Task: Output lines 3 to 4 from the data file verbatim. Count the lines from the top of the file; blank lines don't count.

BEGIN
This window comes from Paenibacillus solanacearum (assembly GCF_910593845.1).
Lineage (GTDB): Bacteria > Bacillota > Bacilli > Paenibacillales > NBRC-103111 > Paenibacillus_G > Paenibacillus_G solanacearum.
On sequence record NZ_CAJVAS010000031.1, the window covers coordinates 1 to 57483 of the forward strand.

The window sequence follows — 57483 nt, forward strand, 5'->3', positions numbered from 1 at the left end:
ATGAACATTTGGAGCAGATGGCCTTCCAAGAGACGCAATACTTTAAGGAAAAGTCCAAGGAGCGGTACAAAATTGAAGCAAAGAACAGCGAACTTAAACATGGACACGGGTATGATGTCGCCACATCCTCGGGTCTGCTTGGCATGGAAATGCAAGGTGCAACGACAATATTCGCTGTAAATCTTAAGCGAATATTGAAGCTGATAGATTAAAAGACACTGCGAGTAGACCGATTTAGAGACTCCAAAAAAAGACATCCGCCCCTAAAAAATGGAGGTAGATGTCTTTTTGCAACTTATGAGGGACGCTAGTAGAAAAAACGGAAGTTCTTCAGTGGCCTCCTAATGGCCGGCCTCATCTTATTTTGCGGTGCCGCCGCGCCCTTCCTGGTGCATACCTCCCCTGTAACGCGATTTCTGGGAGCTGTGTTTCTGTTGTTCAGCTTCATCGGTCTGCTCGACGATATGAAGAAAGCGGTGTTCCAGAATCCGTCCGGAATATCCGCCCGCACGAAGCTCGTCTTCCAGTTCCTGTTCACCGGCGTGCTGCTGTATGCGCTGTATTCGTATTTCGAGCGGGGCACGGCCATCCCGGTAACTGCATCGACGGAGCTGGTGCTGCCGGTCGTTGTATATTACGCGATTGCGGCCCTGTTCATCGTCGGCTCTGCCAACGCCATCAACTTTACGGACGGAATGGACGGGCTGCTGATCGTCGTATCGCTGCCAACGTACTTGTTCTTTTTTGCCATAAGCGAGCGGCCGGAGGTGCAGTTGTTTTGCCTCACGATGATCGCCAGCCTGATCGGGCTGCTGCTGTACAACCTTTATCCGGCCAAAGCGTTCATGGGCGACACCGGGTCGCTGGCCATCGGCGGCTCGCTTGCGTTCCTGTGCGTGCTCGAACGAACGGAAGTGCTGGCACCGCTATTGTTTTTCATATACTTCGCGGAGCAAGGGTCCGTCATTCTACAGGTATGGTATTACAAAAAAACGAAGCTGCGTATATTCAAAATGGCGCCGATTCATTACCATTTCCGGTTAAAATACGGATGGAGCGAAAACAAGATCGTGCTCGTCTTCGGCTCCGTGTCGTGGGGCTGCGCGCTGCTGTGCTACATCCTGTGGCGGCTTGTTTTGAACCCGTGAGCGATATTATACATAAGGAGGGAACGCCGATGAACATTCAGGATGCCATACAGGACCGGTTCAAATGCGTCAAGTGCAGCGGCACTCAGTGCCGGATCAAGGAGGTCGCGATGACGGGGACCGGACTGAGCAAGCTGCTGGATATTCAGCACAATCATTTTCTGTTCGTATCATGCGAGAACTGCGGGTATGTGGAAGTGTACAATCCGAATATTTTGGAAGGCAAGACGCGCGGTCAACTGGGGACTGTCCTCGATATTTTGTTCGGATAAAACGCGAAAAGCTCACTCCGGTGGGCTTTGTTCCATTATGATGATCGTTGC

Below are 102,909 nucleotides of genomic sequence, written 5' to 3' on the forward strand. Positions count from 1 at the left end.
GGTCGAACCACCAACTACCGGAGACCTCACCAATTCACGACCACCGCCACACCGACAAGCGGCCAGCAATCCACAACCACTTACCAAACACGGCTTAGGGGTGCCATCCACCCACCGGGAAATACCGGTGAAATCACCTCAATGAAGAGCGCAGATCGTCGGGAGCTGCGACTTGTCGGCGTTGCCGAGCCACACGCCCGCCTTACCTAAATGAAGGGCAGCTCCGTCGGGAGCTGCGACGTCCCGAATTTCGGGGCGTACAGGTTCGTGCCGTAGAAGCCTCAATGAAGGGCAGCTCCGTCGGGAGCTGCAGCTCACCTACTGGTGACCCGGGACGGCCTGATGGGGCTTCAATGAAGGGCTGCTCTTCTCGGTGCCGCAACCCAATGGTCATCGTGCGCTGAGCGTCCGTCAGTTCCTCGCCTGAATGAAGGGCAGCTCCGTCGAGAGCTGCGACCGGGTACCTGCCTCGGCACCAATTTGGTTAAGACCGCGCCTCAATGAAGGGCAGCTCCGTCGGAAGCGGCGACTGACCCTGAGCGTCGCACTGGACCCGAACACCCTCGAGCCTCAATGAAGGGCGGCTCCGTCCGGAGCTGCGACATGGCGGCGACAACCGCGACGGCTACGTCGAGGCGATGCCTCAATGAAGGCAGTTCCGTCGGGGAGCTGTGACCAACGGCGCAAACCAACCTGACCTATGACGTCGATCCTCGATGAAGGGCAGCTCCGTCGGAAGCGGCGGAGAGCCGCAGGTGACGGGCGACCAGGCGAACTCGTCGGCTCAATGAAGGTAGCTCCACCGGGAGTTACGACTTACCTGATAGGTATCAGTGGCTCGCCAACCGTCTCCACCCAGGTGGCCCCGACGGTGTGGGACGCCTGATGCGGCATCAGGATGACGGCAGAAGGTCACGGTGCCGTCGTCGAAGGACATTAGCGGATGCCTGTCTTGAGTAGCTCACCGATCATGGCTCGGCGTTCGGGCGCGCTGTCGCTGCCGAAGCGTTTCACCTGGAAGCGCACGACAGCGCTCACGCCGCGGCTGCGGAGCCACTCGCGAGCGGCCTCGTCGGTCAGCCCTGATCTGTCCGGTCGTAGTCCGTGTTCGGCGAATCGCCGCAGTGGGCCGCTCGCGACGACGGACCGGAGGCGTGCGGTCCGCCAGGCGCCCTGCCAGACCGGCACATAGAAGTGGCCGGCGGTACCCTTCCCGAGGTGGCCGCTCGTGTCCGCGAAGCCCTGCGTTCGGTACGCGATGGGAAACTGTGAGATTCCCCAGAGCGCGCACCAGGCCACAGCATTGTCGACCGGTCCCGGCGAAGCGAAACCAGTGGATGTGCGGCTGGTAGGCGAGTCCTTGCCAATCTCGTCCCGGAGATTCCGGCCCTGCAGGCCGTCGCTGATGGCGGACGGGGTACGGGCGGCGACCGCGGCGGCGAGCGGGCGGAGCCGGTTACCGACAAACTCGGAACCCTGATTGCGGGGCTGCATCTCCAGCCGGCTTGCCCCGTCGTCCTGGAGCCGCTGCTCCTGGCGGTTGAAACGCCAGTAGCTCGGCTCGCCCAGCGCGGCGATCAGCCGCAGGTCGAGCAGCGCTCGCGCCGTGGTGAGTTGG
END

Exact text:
On sequence record NZ_CAJVAS010000031.1, the window covers coordinates 1 to 57483 of the forward strand.

The window sequence follows — 57483 nt, forward strand, 5'->3', positions numbered from 1 at the left end: